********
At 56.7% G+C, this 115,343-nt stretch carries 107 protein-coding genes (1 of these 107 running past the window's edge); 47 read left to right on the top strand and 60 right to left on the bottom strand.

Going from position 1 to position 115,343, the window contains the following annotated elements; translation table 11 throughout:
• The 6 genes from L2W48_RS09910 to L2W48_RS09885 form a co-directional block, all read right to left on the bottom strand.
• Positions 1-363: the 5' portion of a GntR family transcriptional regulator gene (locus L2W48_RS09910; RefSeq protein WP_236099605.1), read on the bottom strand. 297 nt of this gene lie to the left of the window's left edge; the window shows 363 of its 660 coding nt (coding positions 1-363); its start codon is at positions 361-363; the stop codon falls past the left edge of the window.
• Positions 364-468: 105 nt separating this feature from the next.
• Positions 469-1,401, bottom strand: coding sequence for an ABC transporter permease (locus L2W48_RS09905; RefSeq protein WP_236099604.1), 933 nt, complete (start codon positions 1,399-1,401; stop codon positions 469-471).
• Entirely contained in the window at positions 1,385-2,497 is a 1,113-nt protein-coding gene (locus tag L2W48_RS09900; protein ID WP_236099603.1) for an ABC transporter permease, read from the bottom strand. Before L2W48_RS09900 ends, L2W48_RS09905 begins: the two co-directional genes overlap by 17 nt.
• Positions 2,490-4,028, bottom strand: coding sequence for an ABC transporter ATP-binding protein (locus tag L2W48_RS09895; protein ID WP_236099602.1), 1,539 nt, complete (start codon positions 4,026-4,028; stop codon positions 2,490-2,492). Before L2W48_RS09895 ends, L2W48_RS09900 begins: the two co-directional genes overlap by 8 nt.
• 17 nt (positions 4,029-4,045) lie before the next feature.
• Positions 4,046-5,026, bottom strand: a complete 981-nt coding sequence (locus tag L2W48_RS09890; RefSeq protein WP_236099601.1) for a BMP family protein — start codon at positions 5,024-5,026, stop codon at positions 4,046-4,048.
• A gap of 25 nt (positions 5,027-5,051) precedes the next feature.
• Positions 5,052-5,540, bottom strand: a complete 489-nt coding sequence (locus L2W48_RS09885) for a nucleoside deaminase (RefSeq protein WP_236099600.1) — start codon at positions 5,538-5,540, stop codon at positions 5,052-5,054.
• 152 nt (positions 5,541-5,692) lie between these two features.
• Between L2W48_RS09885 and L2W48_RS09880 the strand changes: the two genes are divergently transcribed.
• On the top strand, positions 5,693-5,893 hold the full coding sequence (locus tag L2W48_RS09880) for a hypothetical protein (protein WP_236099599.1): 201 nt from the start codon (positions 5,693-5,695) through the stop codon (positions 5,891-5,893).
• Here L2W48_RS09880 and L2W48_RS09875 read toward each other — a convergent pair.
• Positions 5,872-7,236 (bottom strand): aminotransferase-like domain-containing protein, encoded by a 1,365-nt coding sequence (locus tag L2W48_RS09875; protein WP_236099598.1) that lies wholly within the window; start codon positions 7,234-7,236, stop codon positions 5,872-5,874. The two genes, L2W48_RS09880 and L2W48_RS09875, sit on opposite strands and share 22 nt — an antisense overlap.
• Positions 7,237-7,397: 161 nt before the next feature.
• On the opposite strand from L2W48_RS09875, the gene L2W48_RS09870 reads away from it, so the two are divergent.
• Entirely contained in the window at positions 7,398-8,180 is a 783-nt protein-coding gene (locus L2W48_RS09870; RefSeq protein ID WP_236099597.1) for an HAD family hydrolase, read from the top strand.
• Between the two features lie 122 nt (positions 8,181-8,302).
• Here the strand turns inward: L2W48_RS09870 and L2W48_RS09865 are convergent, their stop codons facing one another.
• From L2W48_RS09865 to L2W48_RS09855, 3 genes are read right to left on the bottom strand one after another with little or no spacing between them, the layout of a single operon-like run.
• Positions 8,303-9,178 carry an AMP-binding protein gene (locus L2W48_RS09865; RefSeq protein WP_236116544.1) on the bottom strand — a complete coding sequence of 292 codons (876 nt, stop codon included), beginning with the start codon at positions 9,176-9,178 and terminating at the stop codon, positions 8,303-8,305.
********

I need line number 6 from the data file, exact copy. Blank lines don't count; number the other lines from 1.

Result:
• Positions 469-1,401, bottom strand: coding sequence for an ABC transporter permease (locus L2W48_RS09905; RefSeq protein WP_236099604.1), 933 nt, complete (start codon positions 1,399-1,401; stop codon positions 469-471).